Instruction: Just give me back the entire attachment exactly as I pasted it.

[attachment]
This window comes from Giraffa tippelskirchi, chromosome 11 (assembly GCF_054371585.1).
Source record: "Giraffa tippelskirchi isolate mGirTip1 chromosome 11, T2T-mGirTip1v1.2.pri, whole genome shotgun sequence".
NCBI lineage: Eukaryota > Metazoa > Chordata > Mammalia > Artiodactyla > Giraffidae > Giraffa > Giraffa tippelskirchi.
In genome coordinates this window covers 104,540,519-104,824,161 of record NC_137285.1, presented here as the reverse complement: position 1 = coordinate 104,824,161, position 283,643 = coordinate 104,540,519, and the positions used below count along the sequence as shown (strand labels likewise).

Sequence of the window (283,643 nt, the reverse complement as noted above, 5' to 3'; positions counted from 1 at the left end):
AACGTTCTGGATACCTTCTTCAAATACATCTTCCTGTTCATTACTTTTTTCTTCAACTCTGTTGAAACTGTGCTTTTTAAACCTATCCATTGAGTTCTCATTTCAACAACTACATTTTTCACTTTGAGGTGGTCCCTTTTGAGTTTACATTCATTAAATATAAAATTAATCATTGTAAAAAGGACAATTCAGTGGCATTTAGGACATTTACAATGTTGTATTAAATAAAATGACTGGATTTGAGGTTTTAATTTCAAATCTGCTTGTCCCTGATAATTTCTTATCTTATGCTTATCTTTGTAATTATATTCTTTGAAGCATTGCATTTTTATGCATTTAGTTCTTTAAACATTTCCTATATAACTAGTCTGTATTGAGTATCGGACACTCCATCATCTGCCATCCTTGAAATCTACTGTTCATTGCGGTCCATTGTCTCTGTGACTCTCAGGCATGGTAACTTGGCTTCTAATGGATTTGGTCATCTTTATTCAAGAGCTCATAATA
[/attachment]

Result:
This window comes from Giraffa tippelskirchi, chromosome 11 (assembly GCF_054371585.1).
Source record: "Giraffa tippelskirchi isolate mGirTip1 chromosome 11, T2T-mGirTip1v1.2.pri, whole genome shotgun sequence".
NCBI lineage: Eukaryota > Metazoa > Chordata > Mammalia > Artiodactyla > Giraffidae > Giraffa > Giraffa tippelskirchi.
In genome coordinates this window covers 104,540,519-104,824,161 of record NC_137285.1, presented here as the reverse complement: position 1 = coordinate 104,824,161, position 283,643 = coordinate 104,540,519, and the positions used below count along the sequence as shown (strand labels likewise).

Sequence of the window (283,643 nt, the reverse complement as noted above, 5' to 3'; positions counted from 1 at the left end):
AACGTTCTGGATACCTTCTTCAAATACATCTTCCTGTTCATTACTTTTTTCTTCAACTCTGTTGAAACTGTGCTTTTTAAACCTATCCATTGAGTTCTCATTTCAACAACTACATTTTTCACTTTGAGGTGGTCCCTTTTGAGTTTACATTCATTAAATATAAAATTAATCATTGTAAAAAGGACAATTCAGTGGCATTTAGGACATTTACAATGTTGTATTAAATAAAATGACTGGATTTGAGGTTTTAATTTCAAATCTGCTTGTCCCTGATAATTTCTTATCTTATGCTTATCTTTGTAATTATATTCTTTGAAGCATTGCATTTTTATGCATTTAGTTCTTTAAACATTTCCTATATAACTAGTCTGTATTGAGTATCGGACACTCCATCATCTGCCATCCTTGAAATCTACTGTTCATTGCGGTCCATTGTCTCTGTGACTCTCAGGCATGGTAACTTGGCTTCTAATGGATTTGGTCATCTTTATTCAAGAGCTCATAATA